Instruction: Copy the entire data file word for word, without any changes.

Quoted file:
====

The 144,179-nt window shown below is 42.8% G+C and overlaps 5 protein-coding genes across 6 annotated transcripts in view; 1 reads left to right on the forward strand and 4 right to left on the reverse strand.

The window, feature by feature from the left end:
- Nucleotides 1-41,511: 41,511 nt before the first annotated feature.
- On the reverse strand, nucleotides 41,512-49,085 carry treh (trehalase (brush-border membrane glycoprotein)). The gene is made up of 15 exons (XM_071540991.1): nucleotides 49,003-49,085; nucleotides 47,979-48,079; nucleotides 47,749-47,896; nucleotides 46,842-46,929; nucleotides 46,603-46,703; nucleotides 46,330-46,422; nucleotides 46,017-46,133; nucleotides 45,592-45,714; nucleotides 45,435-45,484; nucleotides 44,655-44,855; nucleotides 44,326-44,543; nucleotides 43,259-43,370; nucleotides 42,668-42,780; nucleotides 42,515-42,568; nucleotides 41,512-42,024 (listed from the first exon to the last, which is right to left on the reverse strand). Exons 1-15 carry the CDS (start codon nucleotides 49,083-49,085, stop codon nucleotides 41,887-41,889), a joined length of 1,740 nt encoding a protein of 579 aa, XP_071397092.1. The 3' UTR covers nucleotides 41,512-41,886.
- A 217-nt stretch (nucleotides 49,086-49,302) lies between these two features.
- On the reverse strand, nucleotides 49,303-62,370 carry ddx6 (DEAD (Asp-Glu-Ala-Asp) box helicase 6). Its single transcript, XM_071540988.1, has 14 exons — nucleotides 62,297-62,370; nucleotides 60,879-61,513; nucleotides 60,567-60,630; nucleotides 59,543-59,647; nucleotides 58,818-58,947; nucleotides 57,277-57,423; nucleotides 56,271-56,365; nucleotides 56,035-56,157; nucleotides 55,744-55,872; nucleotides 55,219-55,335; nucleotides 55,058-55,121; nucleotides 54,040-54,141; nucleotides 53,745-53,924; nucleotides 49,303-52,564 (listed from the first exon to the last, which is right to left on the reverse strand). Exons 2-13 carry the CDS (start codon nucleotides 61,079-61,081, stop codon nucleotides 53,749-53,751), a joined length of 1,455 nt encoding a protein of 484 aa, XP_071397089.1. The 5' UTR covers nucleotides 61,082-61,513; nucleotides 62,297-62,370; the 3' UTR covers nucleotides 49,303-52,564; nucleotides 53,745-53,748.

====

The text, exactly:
The 144,179-nt window shown below is 42.8% G+C and overlaps 5 protein-coding genes across 6 annotated transcripts in view; 1 reads left to right on the forward strand and 4 right to left on the reverse strand.

The window, feature by feature from the left end:
- Nucleotides 1-41,511: 41,511 nt before the first annotated feature.
- On the reverse strand, nucleotides 41,512-49,085 carry treh (trehalase (brush-border membrane glycoprotein)). The gene is made up of 15 exons (XM_071540991.1): nucleotides 49,003-49,085; nucleotides 47,979-48,079; nucleotides 47,749-47,896; nucleotides 46,842-46,929; nucleotides 46,603-46,703; nucleotides 46,330-46,422; nucleotides 46,017-46,133; nucleotides 45,592-45,714; nucleotides 45,435-45,484; nucleotides 44,655-44,855; nucleotides 44,326-44,543; nucleotides 43,259-43,370; nucleotides 42,668-42,780; nucleotides 42,515-42,568; nucleotides 41,512-42,024 (listed from the first exon to the last, which is right to left on the reverse strand). Exons 1-15 carry the CDS (start codon nucleotides 49,083-49,085, stop codon nucleotides 41,887-41,889), a joined length of 1,740 nt encoding a protein of 579 aa, XP_071397092.1. The 3' UTR covers nucleotides 41,512-41,886.
- A 217-nt stretch (nucleotides 49,086-49,302) lies between these two features.
- On the reverse strand, nucleotides 49,303-62,370 carry ddx6 (DEAD (Asp-Glu-Ala-Asp) box helicase 6). Its single transcript, XM_071540988.1, has 14 exons — nucleotides 62,297-62,370; nucleotides 60,879-61,513; nucleotides 60,567-60,630; nucleotides 59,543-59,647; nucleotides 58,818-58,947; nucleotides 57,277-57,423; nucleotides 56,271-56,365; nucleotides 56,035-56,157; nucleotides 55,744-55,872; nucleotides 55,219-55,335; nucleotides 55,058-55,121; nucleotides 54,040-54,141; nucleotides 53,745-53,924; nucleotides 49,303-52,564 (listed from the first exon to the last, which is right to left on the reverse strand). Exons 2-13 carry the CDS (start codon nucleotides 61,079-61,081, stop codon nucleotides 53,749-53,751), a joined length of 1,455 nt encoding a protein of 484 aa, XP_071397089.1. The 5' UTR covers nucleotides 61,082-61,513; nucleotides 62,297-62,370; the 3' UTR covers nucleotides 49,303-52,564; nucleotides 53,745-53,748.